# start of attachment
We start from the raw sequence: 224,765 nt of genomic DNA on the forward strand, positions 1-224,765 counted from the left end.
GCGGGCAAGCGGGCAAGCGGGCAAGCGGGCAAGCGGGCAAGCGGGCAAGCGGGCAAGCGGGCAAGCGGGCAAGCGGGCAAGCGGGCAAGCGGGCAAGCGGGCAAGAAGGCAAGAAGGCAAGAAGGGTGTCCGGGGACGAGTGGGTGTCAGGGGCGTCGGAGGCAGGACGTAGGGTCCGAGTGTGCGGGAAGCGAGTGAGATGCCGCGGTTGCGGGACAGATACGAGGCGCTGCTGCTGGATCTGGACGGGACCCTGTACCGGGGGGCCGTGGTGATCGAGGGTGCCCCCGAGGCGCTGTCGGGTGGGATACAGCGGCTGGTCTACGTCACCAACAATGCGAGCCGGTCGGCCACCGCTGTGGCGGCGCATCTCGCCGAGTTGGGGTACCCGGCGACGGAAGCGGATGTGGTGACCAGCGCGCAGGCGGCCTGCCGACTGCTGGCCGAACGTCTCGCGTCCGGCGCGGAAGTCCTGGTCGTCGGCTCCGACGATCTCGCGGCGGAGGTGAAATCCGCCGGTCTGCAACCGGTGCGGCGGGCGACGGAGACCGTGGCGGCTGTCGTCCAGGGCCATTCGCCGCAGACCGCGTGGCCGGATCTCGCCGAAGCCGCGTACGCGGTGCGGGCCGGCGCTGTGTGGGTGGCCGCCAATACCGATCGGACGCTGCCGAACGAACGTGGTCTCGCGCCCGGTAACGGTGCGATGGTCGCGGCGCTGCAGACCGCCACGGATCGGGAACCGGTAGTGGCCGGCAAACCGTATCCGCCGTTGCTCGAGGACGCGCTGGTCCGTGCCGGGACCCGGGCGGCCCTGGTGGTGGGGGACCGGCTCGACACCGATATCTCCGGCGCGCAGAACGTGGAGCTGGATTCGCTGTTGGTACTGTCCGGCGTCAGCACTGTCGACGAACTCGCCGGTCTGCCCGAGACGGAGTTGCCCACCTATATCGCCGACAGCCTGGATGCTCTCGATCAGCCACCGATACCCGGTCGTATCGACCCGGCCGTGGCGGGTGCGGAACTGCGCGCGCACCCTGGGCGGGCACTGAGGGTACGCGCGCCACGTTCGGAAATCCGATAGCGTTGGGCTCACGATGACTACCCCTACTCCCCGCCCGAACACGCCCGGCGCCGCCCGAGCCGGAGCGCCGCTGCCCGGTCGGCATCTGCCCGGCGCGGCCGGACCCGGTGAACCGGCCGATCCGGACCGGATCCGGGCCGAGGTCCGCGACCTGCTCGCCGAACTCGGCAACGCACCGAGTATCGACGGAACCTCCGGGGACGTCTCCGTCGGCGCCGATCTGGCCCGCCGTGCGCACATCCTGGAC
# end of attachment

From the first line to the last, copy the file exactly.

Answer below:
We start from the raw sequence: 224,765 nt of genomic DNA on the forward strand, positions 1-224,765 counted from the left end.
GCGGGCAAGCGGGCAAGCGGGCAAGCGGGCAAGCGGGCAAGCGGGCAAGCGGGCAAGCGGGCAAGCGGGCAAGCGGGCAAGCGGGCAAGCGGGCAAGCGGGCAAGAAGGCAAGAAGGCAAGAAGGGTGTCCGGGGACGAGTGGGTGTCAGGGGCGTCGGAGGCAGGACGTAGGGTCCGAGTGTGCGGGAAGCGAGTGAGATGCCGCGGTTGCGGGACAGATACGAGGCGCTGCTGCTGGATCTGGACGGGACCCTGTACCGGGGGGCCGTGGTGATCGAGGGTGCCCCCGAGGCGCTGTCGGGTGGGATACAGCGGCTGGTCTACGTCACCAACAATGCGAGCCGGTCGGCCACCGCTGTGGCGGCGCATCTCGCCGAGTTGGGGTACCCGGCGACGGAAGCGGATGTGGTGACCAGCGCGCAGGCGGCCTGCCGACTGCTGGCCGAACGTCTCGCGTCCGGCGCGGAAGTCCTGGTCGTCGGCTCCGACGATCTCGCGGCGGAGGTGAAATCCGCCGGTCTGCAACCGGTGCGGCGGGCGACGGAGACCGTGGCGGCTGTCGTCCAGGGCCATTCGCCGCAGACCGCGTGGCCGGATCTCGCCGAAGCCGCGTACGCGGTGCGGGCCGGCGCTGTGTGGGTGGCCGCCAATACCGATCGGACGCTGCCGAACGAACGTGGTCTCGCGCCCGGTAACGGTGCGATGGTCGCGGCGCTGCAGACCGCCACGGATCGGGAACCGGTAGTGGCCGGCAAACCGTATCCGCCGTTGCTCGAGGACGCGCTGGTCCGTGCCGGGACCCGGGCGGCCCTGGTGGTGGGGGACCGGCTCGACACCGATATCTCCGGCGCGCAGAACGTGGAGCTGGATTCGCTGTTGGTACTGTCCGGCGTCAGCACTGTCGACGAACTCGCCGGTCTGCCCGAGACGGAGTTGCCCACCTATATCGCCGACAGCCTGGATGCTCTCGATCAGCCACCGATACCCGGTCGTATCGACCCGGCCGTGGCGGGTGCGGAACTGCGCGCGCACCCTGGGCGGGCACTGAGGGTACGCGCGCCACGTTCGGAAATCCGATAGCGTTGGGCTCACGATGACTACCCCTACTCCCCGCCCGAACACGCCCGGCGCCGCCCGAGCCGGAGCGCCGCTGCCCGGTCGGCATCTGCCCGGCGCGGCCGGACCCGGTGAACCGGCCGATCCGGACCGGATCCGGGCCGAGGTCCGCGACCTGCTCGCCGAACTCGGCAACGCACCGAGTATCGACGGAACCTCCGGGGACGTCTCCGTCGGCGCCGATCTGGCCCGCCGTGCGCACATCCTGGAC